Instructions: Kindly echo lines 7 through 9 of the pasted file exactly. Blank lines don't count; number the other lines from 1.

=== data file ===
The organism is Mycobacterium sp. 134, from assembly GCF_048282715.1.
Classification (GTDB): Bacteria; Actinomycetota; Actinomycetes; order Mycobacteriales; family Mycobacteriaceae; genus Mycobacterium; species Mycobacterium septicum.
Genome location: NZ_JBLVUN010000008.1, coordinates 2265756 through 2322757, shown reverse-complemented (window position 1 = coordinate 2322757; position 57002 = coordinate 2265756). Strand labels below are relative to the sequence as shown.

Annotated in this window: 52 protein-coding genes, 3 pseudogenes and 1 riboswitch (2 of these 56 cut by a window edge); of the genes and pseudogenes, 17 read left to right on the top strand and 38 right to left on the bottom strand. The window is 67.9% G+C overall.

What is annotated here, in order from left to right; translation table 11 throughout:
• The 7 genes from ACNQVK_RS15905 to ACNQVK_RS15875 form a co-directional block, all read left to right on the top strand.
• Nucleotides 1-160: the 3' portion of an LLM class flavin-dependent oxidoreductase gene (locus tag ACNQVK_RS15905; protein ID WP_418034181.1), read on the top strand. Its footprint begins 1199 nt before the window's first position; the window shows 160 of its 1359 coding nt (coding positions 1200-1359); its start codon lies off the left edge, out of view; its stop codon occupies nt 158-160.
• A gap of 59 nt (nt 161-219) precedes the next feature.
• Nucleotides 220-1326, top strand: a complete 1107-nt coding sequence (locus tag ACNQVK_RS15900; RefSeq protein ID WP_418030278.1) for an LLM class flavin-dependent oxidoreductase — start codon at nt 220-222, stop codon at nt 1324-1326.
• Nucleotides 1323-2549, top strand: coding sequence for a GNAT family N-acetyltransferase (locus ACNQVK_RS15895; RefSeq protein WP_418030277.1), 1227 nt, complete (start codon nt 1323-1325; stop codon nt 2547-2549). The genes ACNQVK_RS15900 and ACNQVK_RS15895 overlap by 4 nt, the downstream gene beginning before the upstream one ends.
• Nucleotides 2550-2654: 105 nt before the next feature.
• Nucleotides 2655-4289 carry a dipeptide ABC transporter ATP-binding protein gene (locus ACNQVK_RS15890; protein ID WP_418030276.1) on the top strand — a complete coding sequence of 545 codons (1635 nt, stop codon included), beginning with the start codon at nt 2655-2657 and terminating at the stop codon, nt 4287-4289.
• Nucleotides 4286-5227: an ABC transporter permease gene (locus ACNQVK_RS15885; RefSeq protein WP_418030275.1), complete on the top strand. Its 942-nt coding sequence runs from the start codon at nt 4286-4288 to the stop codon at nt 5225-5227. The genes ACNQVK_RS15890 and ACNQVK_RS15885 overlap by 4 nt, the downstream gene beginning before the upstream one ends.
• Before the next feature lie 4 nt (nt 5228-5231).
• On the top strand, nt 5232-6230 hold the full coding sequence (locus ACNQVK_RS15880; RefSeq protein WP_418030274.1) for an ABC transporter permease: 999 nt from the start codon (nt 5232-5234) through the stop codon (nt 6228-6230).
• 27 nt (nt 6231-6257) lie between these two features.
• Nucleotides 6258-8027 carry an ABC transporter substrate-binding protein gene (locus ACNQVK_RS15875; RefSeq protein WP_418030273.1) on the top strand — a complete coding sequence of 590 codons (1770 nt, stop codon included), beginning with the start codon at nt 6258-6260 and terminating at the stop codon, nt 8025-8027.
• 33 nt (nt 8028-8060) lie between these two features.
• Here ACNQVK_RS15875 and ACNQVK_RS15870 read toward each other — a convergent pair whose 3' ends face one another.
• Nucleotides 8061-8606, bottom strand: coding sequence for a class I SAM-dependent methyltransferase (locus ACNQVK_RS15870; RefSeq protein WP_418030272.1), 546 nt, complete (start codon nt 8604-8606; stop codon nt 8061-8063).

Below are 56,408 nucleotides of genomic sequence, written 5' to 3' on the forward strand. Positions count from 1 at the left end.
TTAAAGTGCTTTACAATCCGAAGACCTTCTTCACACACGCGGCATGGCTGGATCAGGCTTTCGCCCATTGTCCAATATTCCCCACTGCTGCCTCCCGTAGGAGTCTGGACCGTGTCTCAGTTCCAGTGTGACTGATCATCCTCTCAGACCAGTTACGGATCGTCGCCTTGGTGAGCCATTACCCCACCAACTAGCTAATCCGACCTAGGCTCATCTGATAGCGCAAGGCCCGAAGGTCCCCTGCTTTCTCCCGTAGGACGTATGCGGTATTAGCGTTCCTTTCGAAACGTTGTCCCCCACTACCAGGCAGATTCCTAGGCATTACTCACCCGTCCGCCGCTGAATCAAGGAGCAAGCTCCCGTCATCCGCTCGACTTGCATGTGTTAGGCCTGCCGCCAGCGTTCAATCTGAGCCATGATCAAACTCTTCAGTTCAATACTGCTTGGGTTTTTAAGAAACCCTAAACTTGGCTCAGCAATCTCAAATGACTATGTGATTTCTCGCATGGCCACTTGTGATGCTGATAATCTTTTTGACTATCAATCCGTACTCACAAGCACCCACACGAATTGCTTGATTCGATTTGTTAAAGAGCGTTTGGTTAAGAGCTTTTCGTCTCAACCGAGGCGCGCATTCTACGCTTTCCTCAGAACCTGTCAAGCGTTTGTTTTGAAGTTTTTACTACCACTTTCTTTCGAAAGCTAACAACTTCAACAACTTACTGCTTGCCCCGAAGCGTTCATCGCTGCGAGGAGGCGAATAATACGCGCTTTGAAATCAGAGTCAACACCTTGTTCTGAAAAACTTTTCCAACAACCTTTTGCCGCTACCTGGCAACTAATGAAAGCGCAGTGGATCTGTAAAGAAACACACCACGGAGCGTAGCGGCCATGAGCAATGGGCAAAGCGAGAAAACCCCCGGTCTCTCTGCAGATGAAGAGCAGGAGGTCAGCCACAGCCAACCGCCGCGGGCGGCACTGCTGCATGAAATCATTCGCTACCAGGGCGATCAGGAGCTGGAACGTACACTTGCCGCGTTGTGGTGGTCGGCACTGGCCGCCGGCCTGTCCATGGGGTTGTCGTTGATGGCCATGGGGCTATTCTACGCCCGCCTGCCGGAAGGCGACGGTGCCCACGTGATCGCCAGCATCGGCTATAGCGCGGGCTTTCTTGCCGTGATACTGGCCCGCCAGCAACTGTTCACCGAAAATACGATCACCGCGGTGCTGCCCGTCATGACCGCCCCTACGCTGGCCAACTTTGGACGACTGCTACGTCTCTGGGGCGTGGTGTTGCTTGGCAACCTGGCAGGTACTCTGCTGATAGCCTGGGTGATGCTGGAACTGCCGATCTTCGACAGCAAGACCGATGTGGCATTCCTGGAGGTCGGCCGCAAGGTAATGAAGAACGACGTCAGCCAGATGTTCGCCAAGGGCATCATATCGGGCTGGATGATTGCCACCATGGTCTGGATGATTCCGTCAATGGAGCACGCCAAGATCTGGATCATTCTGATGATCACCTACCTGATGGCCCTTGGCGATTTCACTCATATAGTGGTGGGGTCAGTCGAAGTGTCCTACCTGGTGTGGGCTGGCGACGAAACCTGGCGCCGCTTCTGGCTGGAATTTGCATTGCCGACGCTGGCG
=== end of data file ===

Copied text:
• Nucleotides 1-160: the 3' portion of an LLM class flavin-dependent oxidoreductase gene (locus tag ACNQVK_RS15905; protein ID WP_418034181.1), read on the top strand. Its footprint begins 1199 nt before the window's first position; the window shows 160 of its 1359 coding nt (coding positions 1200-1359); its start codon lies off the left edge, out of view; its stop codon occupies nt 158-160.
• A gap of 59 nt (nt 161-219) precedes the next feature.
• Nucleotides 220-1326, top strand: a complete 1107-nt coding sequence (locus tag ACNQVK_RS15900; RefSeq protein ID WP_418030278.1) for an LLM class flavin-dependent oxidoreductase — start codon at nt 220-222, stop codon at nt 1324-1326.